The Pontiac Holiday Tournament has a long, proud history. Pontiac coach Don Cash Seaton created the event in 1926. It took a five-year hiatus during World War II, so this year is the 86th edition.
The tournament was a radical idea when it started. It was definitely the first Christmas basketball tournament conducted in Illinois and most likely was the first in the country. Basketball itself was still in its infancy. The NCAA Tournament didn’t begin until 1939 and the NBA’s inaugural season was in 1946.
Even with all that history behind it, this tournament is going to be a special one. There likely isn’t an elite player to add to the list of former greats, which includes stars like Dwight Eddleman, Bruce Douglas, Kenny Battle, Walter Downing, Lowell Hamilton, Sergio McClain, Bobby Simmons, Frank Williams, Derrick Rose, Jabari Parker and Cliff Alexander. But this could be the strongest field of teams ever.
That’s a bold statement to make about a tournament this old, but tournament director Jim Drengwitz, who has been in charge since 1994, can’t remember all four top seeds arriving undefeated during his time.
Curie, the top seed and defending Class 4A state champs, is 9-0. No. 2 seed Simeon is 7-0, No. 3 seed Joliet West is 10-0 and No. 4 Bloomington is 9-0. And the quality teams don’t end there. Oak Park is 9-1, St. Charles North is 8-1, Benet is 8-2, West Aurora is 7-2 and Bloom and Danville are both 6-2.
The Wolverines knocked off highly-regarded Young on Wednesday at UIC, but coach Robert Smith didn’t think his squad’s performance was nearly good enough for Pontiac.
“We have to be way better than that to win Pontiac,” Smith said after the game. “You can’t play like that and win at Pontiac.”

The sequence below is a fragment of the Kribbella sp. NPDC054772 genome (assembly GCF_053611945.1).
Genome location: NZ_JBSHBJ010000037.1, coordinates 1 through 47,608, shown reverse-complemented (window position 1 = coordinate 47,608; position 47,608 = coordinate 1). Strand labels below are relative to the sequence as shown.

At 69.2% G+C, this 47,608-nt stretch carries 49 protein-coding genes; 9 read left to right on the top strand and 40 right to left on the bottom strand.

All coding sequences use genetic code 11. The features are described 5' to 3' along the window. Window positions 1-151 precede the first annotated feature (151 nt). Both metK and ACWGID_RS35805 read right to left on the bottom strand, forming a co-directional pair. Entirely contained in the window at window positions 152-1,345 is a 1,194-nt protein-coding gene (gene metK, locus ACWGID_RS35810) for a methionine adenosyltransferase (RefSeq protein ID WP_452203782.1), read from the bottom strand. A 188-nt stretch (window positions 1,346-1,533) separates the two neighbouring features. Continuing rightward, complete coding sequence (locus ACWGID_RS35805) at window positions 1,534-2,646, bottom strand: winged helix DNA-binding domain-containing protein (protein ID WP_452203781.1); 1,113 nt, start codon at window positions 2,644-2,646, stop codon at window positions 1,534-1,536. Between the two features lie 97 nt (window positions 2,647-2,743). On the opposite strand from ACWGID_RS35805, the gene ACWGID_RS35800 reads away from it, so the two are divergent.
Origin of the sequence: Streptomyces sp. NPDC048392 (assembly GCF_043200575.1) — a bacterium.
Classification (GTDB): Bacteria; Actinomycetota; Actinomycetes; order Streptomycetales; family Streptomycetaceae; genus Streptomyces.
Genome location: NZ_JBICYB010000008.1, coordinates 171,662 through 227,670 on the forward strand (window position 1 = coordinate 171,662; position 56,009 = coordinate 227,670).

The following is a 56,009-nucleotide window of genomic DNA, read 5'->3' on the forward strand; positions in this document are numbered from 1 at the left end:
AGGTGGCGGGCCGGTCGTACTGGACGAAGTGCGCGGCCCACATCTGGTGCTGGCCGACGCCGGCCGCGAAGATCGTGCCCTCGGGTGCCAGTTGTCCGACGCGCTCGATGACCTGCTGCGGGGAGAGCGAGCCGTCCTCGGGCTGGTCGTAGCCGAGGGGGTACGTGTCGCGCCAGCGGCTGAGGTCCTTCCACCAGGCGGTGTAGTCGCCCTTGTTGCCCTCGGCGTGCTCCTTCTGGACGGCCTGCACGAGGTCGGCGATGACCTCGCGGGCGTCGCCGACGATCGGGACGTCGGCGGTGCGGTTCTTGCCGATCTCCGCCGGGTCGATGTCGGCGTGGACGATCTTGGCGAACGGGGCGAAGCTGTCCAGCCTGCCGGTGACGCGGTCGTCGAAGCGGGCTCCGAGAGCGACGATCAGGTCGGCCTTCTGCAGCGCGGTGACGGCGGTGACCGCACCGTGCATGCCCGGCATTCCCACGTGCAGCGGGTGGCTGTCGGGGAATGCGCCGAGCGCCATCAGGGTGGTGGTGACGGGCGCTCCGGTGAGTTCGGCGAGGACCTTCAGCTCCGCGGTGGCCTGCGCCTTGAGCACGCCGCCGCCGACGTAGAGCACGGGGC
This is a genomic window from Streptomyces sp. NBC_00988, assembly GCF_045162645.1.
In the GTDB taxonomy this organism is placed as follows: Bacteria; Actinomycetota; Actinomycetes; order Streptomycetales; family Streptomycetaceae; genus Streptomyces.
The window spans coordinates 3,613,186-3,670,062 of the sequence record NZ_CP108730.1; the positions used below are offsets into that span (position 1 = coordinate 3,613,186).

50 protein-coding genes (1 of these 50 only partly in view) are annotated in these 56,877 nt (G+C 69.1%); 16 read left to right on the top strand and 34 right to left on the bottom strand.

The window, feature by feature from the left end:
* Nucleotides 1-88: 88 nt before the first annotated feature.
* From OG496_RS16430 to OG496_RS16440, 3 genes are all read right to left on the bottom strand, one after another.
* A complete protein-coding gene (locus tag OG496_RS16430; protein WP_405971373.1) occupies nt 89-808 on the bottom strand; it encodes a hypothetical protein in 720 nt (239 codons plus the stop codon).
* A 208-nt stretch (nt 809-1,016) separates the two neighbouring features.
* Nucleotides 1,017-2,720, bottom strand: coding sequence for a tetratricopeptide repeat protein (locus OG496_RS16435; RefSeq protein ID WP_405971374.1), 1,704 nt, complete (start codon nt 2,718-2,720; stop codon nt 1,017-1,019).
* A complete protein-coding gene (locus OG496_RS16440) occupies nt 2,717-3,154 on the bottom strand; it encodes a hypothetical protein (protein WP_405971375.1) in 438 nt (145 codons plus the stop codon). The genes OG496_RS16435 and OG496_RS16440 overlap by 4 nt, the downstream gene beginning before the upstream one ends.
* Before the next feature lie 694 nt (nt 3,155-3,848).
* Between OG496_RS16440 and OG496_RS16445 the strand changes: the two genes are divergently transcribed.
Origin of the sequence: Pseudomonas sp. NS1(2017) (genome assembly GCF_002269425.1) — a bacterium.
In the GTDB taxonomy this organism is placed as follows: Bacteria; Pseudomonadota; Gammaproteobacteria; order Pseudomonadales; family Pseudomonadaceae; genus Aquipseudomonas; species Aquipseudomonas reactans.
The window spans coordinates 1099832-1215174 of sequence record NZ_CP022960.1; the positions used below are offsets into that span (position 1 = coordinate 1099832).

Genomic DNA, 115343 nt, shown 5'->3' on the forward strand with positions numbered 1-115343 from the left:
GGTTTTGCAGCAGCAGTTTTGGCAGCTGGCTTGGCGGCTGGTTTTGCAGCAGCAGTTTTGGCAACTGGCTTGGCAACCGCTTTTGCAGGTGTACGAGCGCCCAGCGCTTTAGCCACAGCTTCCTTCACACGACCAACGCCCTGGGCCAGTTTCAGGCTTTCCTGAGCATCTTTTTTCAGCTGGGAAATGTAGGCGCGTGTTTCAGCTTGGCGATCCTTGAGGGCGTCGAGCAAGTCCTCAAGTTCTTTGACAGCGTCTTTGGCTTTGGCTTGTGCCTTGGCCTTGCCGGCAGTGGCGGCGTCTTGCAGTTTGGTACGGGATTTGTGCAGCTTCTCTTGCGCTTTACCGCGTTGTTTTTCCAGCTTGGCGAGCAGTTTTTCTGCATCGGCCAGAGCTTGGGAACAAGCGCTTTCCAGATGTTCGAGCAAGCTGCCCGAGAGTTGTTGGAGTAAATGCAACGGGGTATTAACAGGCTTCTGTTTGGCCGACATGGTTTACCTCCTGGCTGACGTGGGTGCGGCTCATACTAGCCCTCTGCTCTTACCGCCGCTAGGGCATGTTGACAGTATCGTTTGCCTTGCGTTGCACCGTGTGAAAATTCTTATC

Things tip off on Wednesday at 9 a.m. with Oak Park against St. Charles North, which is easily the best first round game of any tournament in the state. The quarterfinal matchups on Friday could feature eight teams that have been ranked in the Super 25 or the Associated Press state rankings this season, which is an incredible feat for a tournament that regularly keeps the same programs.
“We believe in the teams that are in the tournament,” Drengwitz said. “Changing things year to year based on who is good for awhile isn’t who we are.”
That philosophy has paid massive dividends over the years. The teams have returned the loyalty. Simeon, Curie, West Aurora, Peoria Manual and Joliet have all received invitations to play in glitzy national holiday tournaments over the past few decades but have remained loyal to Pontiac.
If the seeds hold the semifinals will feature Simeon against Joliet West and Curie against Bloomington. The title game could be a showcase of nationally ranked teams. Simeon is No. 9 in USA Today’s national rankings and Curie is No. 12.
Pontiac’s third day is unique. The semifinals are at 1 and 2:30 p.m. and the title game is a 9 p.m.
Curie or Simeon has won the past five years. One of the major reasons for that is the depth both squads have featured. It pays off in the second game of the day. But neither team is especially deep this season. They won’t be able to overwhelm the suburban teams with a ten-deep wave of talent, and that could help open things up for Joliet West, Bloomington or Benet.
Regardless of how the basketball shakes out, Pontiac is always special. The town comes together to provide the visiting teams, fans and media with authentic warmth and hospitality. That’s the secret weapon that has allowed Seaton’s radical idea to thrive for more than 90 years.